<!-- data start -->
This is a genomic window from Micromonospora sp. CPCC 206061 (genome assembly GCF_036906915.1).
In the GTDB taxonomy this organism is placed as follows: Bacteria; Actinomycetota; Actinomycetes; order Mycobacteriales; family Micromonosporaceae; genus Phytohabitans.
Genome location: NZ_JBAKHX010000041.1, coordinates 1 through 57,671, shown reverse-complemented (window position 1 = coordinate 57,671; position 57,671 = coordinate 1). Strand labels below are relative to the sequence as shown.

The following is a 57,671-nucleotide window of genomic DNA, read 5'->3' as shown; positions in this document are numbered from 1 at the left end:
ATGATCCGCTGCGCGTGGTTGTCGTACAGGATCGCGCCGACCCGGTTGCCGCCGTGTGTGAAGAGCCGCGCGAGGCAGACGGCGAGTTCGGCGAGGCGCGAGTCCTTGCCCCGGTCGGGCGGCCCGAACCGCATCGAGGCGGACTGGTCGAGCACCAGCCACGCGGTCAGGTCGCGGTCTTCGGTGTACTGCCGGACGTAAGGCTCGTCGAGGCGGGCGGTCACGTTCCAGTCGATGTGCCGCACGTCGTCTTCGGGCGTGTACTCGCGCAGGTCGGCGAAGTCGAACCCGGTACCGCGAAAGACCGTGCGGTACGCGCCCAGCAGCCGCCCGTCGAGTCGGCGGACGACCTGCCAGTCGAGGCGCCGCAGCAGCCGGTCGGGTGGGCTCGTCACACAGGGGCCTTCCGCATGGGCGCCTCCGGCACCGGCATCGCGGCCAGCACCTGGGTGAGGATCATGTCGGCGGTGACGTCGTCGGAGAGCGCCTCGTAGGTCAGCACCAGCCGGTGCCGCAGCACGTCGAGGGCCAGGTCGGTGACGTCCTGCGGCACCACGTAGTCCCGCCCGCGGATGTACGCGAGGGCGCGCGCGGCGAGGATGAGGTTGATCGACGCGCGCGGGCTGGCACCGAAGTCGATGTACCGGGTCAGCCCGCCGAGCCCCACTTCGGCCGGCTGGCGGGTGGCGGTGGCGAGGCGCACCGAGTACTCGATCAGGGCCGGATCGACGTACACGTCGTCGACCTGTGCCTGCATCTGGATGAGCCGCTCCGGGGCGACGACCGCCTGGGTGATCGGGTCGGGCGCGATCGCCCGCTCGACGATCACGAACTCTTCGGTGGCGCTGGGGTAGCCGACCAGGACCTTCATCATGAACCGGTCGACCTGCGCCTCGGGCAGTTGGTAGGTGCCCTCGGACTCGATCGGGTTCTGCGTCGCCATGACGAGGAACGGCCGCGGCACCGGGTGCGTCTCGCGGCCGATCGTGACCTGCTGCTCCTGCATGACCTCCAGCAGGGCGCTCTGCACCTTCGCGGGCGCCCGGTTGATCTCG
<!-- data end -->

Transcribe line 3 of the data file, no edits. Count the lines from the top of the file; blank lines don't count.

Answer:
Genome location: NZ_JBAKHX010000041.1, coordinates 1 through 57,671, shown reverse-complemented (window position 1 = coordinate 57,671; position 57,671 = coordinate 1). Strand labels below are relative to the sequence as shown.